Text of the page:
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October 9, 2003

Contact: Jack Kaskey
(609) 984-1795

DEP Green Acres Program Adds 460 Acres to Double Trouble State Park

(03/146) TRENTON -- The Department of Environmental Protection (DEP) and the Coalition for Conservation today celebrated the acquisition of 460 acres of Pinelands watershed land that will be added to Double Trouble State Park in Berkeley Township, Ocean County.

"Protecting this land in its natural state will help buffer the water quality of the Toms River," said John S. Watson, administrator of the DEP Green Acres program, which recently completed the purchase. "At the same time, this land will provide residents in the nearby densely developed area of Ocean County, and residents statewide, with excellent opportunities to get outside and enjoy New Jersey's unique Pinelands habitats."

The $1.15 million acquisition, which includes three houses and 460 acres, will be added to the DEP's Double Trouble State Park. The park previously encompassed 7,336 acres.

The land includes a stream that drains to the Toms River, several lakes, vast forested areas of cedar swamp, and a globally rare natural community of pitch pine-scrub oak barrens. The land also provides habitat for a number of threatened and endangered species, including the northern pine snake, bald eagle, Pine Barrens tree frog, two species of dragonflies and several rare insects.

The property is in a region the Pinelands Commission has designated as a special agricultural area, and active agriculture will continue on the land's 50 acres of cranberry bogs. Ned and Jeffrey Lipman sold the land to DEP so it would be permanently preserved in memory of their father, Edward V. Lipman, who purchased the tract in 1951. At that time, the cranberry bogs were already 105 years old.

Since Governor McGreevey took office last year, the state Green Acres program has acquired 43,492 acres of open space, and the State Agriculture Development Committee has preserved 310 farms covering 25,516 acres.

Voters will have an opportunity to approve an additional $150 million for open space purchases and community park improvements on Election Day, Nov. 4. Public Question No. 1, a constitutional amendment, proposes to increase the bonding capacity of the Garden State Preservation Trust to $1.15 billion, an increase of $150 million from the $1 billion voters approved in 1998.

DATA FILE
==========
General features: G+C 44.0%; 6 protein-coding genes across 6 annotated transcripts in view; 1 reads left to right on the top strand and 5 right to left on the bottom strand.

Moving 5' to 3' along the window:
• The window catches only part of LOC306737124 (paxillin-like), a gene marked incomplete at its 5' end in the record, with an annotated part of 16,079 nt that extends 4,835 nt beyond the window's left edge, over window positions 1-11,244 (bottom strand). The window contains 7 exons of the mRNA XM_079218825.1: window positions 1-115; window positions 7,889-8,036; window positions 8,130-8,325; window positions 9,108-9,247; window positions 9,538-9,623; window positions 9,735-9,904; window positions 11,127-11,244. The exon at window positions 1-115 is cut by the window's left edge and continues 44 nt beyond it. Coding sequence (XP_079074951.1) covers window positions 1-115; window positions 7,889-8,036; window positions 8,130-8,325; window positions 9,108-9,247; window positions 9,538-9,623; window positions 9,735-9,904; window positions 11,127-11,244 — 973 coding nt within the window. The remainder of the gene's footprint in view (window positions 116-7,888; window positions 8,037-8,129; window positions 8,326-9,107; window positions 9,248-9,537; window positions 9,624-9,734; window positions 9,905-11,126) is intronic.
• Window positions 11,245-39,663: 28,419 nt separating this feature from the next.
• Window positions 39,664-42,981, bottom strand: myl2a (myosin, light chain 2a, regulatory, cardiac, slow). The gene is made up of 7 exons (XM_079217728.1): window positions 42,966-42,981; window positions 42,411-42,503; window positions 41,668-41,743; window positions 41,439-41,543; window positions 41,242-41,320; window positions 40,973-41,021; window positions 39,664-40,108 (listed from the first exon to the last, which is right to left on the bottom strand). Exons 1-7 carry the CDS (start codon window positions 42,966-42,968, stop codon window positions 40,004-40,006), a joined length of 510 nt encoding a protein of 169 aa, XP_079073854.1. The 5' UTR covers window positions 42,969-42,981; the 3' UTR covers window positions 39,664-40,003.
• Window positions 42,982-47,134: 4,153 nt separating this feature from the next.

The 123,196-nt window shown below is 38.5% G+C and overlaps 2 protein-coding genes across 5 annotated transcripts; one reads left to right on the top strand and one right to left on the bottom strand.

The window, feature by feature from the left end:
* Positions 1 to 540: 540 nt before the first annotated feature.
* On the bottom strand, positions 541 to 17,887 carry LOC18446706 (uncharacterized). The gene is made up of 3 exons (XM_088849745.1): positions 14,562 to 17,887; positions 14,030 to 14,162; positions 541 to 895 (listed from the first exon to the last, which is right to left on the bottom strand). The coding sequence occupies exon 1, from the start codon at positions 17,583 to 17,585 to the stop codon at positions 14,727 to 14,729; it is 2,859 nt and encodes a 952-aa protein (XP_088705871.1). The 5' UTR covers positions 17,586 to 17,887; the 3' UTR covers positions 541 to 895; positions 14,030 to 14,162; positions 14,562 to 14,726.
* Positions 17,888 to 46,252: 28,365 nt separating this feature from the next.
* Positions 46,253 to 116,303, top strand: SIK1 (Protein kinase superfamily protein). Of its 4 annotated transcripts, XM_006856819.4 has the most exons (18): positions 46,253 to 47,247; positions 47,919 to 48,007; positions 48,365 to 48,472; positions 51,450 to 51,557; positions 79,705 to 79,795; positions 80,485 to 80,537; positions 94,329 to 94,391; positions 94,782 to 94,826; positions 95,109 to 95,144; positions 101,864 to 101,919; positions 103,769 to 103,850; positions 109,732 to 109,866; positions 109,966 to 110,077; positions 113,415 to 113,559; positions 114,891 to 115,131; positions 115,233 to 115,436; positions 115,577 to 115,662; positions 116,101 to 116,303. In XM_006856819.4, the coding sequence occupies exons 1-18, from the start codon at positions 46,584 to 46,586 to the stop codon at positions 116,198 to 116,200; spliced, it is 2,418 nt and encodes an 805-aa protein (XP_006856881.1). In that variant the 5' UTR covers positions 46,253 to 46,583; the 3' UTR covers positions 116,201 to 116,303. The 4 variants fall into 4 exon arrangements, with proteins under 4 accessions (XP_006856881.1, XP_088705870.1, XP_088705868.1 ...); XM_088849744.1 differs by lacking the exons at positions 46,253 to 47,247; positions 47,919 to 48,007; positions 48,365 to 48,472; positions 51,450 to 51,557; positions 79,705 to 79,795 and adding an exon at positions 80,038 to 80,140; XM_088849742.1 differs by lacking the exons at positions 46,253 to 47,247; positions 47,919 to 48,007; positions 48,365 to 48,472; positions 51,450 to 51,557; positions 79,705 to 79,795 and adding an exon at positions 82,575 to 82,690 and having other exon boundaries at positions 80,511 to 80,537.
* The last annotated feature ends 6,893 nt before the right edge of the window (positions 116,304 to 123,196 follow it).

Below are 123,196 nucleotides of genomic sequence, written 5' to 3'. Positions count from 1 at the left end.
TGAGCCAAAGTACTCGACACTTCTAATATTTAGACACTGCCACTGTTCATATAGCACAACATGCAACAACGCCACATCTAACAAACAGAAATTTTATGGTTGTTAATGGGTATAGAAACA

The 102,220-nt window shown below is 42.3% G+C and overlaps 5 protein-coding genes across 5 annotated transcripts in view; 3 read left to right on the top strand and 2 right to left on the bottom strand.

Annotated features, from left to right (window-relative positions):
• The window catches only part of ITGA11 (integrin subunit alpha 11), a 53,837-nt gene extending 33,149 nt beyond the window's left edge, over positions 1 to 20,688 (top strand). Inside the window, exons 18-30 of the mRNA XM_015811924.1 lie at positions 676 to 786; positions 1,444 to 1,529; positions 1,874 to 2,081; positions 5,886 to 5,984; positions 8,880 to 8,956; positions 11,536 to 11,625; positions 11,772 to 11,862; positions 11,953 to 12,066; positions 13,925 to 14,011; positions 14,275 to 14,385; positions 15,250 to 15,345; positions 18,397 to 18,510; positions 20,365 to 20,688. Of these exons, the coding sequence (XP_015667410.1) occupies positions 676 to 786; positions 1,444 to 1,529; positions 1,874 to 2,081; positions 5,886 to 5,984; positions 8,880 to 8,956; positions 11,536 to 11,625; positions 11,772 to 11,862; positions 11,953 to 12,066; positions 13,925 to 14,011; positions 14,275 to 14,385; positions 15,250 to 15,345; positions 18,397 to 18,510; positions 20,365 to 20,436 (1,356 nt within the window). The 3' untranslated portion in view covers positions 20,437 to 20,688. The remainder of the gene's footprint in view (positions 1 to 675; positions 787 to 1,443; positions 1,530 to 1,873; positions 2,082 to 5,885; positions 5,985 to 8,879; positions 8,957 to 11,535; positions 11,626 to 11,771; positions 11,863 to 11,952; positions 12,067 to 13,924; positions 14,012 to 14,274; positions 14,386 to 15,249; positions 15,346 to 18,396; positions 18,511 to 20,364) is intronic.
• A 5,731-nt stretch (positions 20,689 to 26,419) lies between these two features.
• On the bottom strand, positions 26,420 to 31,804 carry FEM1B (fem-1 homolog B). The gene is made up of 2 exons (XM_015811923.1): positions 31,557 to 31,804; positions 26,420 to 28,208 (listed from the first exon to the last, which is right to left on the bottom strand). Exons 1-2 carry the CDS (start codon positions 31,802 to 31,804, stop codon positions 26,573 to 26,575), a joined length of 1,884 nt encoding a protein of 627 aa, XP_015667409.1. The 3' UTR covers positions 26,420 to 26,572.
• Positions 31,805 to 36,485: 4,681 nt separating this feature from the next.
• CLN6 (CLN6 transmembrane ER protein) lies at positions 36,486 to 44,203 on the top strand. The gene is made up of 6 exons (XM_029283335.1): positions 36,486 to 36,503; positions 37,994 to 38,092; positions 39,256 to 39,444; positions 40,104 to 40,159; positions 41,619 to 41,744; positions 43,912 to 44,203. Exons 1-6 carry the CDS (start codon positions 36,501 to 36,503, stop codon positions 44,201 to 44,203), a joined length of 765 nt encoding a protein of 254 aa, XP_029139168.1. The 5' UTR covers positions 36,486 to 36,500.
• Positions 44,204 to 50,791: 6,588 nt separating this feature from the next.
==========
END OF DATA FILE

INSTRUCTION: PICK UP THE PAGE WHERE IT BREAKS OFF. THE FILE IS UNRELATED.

The increased capacity would place no additional tax burden on New Jersey taxpayers. The sales tax dedicated in 1998 to pay off Garden State Preservation Trust bonds would cover these additional bonds by taking advantage of today's lower interest rates.

"Public Question No. 1 is an incredible opportunity to provide another $150 million for community parks, open space, farmland and clean water without raising taxes or costing taxpayers any additional money," said Michael Catania, chairman of the Coalition for Conservation. "The Coalition urges all New Jersey voters to take advantage of this opportunity and vote 'yes' on Public Question No. 1 on Nov. 4."

The newly formed Coalition for Conservation includes a broad base of statewide and local groups representing land conservation, parks and recreation, and farmland preservation interests.

At least $50 million would be used to create and improve parks in cities and suburbs over the next three years as part of Gov. McGreevey's reforms to the Green Acres program. Last year, Green Acres could provide only $1 in matching funds for every $8 requested by local governments. The additional money would help meet New Jersey's growing demand for open space.

A minimum of $50 million also would be spent on open space purchases and farmland preservation in the Highlands, a critical environmental resource that is the source of drinking water for more than a third of New Jersey's residents.

In 1998, voters approved a constitutional dedication of $98 million annually from sales and use tax revenue over the next 30 years to provide a stable source of funding for open space purchases, farmland preservation and historic preservation. Currently, the state may borrow up to $1 billion over the first 10 years, using the $98 million annually to pay off the debt. With today's low interest rates, $98 million annually is sufficient to cover payments on $1.15 billion in debt, allowing the state to expand its open space and farmland preservation efforts.



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